During the Middle Ages, Christians expressed their faith by making pilgrimages to the Holy Land where Jesus had once lived. This area which was once called Palestine, is now known as the country of Israel. Christian pilgrims were especially interested in visiting the sites mentioned in the New Testament. Primarily, they were interested in visiting the Sea of Galilee, and the site where Jesus was laid to rest after the crucifixion. Up until the 11th century access to these locations was not a problem, and the Muslim governors that controlled area were happy to have the pilgrims. However, things would soon end when a group known as the Seljuk Turks invaded the Holy Land. They would no longer welcome the Christians. In 1071, things heated up when the Seljuk Turks defeated the Byzantine army at the Battle of Manzikert. Then just a short time later, the rebel Seljuk Turks set their sites on the Byzantine capital of Constantinople. At this time, desperate appeals went out to the Catholic Pope and the West to come to their aid.
Finally, in 1095, Pope Urban II, delivered a spellbinding speech to the French aristocracy. He called on them to mirror the brave acts of their ancestors and avenge the atrocities committed by the Seljuk Turks. He promised them a place in heaven if they undertook his call to liberate Christendom, driving the infidels from Jerusalem. The response was amazing. Knights poured in from Normandy, France, Germany, Italy, and Norman Sicily. Over 25,000 men assembled in Constantinople, for what historians call the First Crusade. From the very beginning there was friction between the Byzantines and the knights. The Christian knights separated from the Byzantines almost as fast as they left the city. From there, the crusaders traveled southeast across Asia Minor into Syria. Here they defeated the Muslim forces in the ancient city of Antioch. Then, in the summer of 1099, they would finally recapture Jerusalem. Once inside the city, the crusaders slaughtered over 10,000 Jews and Muslims.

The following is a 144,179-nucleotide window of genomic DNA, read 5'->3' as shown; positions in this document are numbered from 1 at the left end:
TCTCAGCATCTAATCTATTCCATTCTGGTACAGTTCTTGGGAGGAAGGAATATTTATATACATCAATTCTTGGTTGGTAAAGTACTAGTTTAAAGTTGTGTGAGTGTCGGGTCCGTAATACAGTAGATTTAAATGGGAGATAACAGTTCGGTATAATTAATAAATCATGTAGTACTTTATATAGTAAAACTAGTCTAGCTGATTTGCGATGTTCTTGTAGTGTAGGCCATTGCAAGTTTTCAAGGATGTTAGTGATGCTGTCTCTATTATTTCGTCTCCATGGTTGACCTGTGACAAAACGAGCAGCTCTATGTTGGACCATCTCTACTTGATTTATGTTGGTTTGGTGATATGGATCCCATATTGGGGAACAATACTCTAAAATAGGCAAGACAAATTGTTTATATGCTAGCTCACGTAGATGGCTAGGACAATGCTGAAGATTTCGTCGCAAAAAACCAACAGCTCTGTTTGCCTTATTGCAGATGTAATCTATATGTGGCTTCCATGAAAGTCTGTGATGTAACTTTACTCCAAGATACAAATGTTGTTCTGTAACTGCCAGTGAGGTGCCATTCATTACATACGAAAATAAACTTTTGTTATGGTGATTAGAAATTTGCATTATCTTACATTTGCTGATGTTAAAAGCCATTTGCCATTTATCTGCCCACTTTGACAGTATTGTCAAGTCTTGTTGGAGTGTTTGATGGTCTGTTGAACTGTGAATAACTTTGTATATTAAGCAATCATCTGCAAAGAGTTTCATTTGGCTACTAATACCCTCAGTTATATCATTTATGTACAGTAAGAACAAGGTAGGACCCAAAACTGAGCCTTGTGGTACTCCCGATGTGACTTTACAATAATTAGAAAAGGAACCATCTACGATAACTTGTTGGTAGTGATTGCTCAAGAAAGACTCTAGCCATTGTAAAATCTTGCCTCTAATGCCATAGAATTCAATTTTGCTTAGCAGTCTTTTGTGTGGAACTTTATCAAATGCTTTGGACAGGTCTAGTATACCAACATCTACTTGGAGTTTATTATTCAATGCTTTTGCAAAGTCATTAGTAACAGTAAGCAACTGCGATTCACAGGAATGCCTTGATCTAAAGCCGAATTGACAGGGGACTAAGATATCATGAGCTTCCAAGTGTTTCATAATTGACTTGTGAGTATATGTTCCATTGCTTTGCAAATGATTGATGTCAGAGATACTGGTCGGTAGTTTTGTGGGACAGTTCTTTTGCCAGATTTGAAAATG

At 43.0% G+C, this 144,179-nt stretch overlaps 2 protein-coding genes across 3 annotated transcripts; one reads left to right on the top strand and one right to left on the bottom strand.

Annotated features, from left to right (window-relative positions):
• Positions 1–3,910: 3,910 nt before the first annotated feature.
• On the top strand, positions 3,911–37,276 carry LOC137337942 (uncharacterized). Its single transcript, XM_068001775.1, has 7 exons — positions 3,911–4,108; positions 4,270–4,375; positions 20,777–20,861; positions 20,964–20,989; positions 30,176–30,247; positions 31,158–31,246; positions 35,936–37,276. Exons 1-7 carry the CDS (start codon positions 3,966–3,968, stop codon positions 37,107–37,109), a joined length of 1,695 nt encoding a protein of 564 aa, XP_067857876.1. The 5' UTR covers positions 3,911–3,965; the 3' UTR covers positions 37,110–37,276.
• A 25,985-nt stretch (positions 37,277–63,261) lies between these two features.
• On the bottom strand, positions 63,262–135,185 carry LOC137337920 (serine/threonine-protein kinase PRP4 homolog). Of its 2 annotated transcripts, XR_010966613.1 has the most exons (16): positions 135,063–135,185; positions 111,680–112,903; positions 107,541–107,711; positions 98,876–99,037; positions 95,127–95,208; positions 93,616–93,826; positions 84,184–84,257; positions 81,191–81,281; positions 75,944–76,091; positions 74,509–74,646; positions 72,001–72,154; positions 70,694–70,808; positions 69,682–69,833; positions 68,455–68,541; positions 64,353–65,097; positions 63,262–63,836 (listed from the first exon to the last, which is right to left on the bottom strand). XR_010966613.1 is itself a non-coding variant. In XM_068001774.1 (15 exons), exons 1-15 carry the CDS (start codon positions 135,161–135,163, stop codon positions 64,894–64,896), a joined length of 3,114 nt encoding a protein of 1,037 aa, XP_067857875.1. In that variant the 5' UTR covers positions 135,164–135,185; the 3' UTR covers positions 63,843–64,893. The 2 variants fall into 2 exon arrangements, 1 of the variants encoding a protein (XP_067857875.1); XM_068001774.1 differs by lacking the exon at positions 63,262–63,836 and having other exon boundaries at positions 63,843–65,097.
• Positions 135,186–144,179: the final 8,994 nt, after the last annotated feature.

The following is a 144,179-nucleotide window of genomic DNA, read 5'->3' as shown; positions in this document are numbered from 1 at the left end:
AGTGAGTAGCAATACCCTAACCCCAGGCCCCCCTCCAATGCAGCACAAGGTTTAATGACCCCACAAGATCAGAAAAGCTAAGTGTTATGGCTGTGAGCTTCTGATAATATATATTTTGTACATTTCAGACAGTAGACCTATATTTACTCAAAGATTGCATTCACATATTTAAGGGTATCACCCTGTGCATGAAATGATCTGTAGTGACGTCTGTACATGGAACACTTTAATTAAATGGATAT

Eight major crusades would be fought over the next 200 years. However, none would be as successful as the First Crusade. Over the years, the Muslims began to retake the land that they had lost in the First Crusade. The call for a Second Crusade was led by St. Bernard of Clairvaux a powerful abbot. This crusade was led by the kings of France and Germany. They never made it to Jerusalem.
Then in 1187, the Muslims were led by a new general named Saladin. Soon he reconquered the Holy Lands. This caused King Philip Augustus of France, King Richard I, and Emperor Frederick Barbarossa of Germany to lead a Third Crusade. Only King Richard and his army would fight Saladin. However, they would not recapture Jerusalem, instead they would get Saladin to agree to reopen the city to Christian pilgrims. Pope Innocent III called for the Fourth Crusade. Venetian merchants charged the knights a fortune for the voyage to the Holy Land. The merchants told the knights that they would pay their passage to the Holy Land if they would attack the city of Zara first. Zara was Venice's chief trade rival. The crusaders sacked Zara, and then Constantinople, but they were Christian cities. The next four crusades accomplished almost nothing.